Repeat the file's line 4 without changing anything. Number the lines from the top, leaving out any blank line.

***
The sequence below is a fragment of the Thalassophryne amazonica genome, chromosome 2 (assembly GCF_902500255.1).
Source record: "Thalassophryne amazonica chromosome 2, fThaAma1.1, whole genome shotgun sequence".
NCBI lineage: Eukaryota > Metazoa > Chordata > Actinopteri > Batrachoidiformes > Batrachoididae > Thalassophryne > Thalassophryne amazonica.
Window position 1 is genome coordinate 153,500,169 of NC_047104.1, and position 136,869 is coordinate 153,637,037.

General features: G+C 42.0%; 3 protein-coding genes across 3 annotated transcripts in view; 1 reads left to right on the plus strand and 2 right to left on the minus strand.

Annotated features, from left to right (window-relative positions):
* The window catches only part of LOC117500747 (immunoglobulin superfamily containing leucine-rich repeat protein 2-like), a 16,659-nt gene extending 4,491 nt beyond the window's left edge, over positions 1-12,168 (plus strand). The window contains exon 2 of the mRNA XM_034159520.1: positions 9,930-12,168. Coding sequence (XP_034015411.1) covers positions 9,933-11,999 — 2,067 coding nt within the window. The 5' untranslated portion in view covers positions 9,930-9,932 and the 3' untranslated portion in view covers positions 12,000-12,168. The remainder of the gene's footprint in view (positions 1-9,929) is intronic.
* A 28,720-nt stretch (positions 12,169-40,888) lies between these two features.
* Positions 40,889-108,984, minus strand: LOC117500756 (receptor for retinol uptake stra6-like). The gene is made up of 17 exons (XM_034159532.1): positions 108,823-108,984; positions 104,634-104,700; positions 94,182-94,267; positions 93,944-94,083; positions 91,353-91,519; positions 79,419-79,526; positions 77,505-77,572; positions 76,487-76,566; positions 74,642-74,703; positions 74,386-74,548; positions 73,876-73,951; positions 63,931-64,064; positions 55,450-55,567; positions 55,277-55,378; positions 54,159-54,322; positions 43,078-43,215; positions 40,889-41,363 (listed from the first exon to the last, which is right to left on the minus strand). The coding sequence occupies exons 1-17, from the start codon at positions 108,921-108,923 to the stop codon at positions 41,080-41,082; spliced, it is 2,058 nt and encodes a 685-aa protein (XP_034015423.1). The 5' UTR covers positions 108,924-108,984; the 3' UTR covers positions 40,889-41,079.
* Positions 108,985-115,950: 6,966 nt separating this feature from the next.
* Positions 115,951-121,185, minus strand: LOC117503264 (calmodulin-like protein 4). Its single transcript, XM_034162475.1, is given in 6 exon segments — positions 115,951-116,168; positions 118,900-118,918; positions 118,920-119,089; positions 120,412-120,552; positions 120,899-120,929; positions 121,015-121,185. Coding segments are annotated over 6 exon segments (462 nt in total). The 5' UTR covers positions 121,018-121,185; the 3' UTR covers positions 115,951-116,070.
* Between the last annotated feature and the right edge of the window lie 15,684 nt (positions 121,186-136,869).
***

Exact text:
Window position 1 is genome coordinate 153,500,169 of NC_047104.1, and position 136,869 is coordinate 153,637,037.